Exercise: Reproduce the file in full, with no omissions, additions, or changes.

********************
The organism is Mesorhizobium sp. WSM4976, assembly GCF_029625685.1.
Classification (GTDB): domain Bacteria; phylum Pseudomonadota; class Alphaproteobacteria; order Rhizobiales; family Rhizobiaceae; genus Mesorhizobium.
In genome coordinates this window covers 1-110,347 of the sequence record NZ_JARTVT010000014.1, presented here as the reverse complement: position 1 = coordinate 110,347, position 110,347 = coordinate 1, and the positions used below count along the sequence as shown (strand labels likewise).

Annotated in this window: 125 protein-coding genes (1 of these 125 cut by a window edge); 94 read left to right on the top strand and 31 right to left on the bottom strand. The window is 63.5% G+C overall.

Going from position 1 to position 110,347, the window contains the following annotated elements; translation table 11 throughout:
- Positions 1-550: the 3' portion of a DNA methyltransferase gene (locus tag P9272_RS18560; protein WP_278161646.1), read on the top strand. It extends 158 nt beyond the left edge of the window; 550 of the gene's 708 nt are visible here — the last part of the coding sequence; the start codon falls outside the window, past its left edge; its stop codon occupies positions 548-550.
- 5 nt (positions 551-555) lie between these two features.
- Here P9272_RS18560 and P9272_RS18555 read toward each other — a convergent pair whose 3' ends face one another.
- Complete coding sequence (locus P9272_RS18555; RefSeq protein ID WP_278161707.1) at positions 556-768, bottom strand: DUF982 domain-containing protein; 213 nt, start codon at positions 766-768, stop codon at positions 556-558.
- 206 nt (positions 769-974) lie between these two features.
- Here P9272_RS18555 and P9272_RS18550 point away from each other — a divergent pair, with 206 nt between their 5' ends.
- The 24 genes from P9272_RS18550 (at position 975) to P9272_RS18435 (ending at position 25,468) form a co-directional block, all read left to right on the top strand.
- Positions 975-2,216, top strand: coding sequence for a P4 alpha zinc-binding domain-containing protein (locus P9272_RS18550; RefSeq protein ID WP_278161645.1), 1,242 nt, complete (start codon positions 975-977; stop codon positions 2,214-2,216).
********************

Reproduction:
The organism is Mesorhizobium sp. WSM4976, assembly GCF_029625685.1.
Classification (GTDB): domain Bacteria; phylum Pseudomonadota; class Alphaproteobacteria; order Rhizobiales; family Rhizobiaceae; genus Mesorhizobium.
In genome coordinates this window covers 1-110,347 of the sequence record NZ_JARTVT010000014.1, presented here as the reverse complement: position 1 = coordinate 110,347, position 110,347 = coordinate 1, and the positions used below count along the sequence as shown (strand labels likewise).

Annotated in this window: 125 protein-coding genes (1 of these 125 cut by a window edge); 94 read left to right on the top strand and 31 right to left on the bottom strand. The window is 63.5% G+C overall.

Going from position 1 to position 110,347, the window contains the following annotated elements; translation table 11 throughout:
- Positions 1-550: the 3' portion of a DNA methyltransferase gene (locus tag P9272_RS18560; protein WP_278161646.1), read on the top strand. It extends 158 nt beyond the left edge of the window; 550 of the gene's 708 nt are visible here — the last part of the coding sequence; the start codon falls outside the window, past its left edge; its stop codon occupies positions 548-550.
- 5 nt (positions 551-555) lie between these two features.
- Here P9272_RS18560 and P9272_RS18555 read toward each other — a convergent pair whose 3' ends face one another.
- Complete coding sequence (locus P9272_RS18555; RefSeq protein ID WP_278161707.1) at positions 556-768, bottom strand: DUF982 domain-containing protein; 213 nt, start codon at positions 766-768, stop codon at positions 556-558.
- 206 nt (positions 769-974) lie between these two features.
- Here P9272_RS18555 and P9272_RS18550 point away from each other — a divergent pair, with 206 nt between their 5' ends.
- The 24 genes from P9272_RS18550 (at position 975) to P9272_RS18435 (ending at position 25,468) form a co-directional block, all read left to right on the top strand.
- Positions 975-2,216, top strand: coding sequence for a P4 alpha zinc-binding domain-containing protein (locus P9272_RS18550; RefSeq protein ID WP_278161645.1), 1,242 nt, complete (start codon positions 975-977; stop codon positions 2,214-2,216).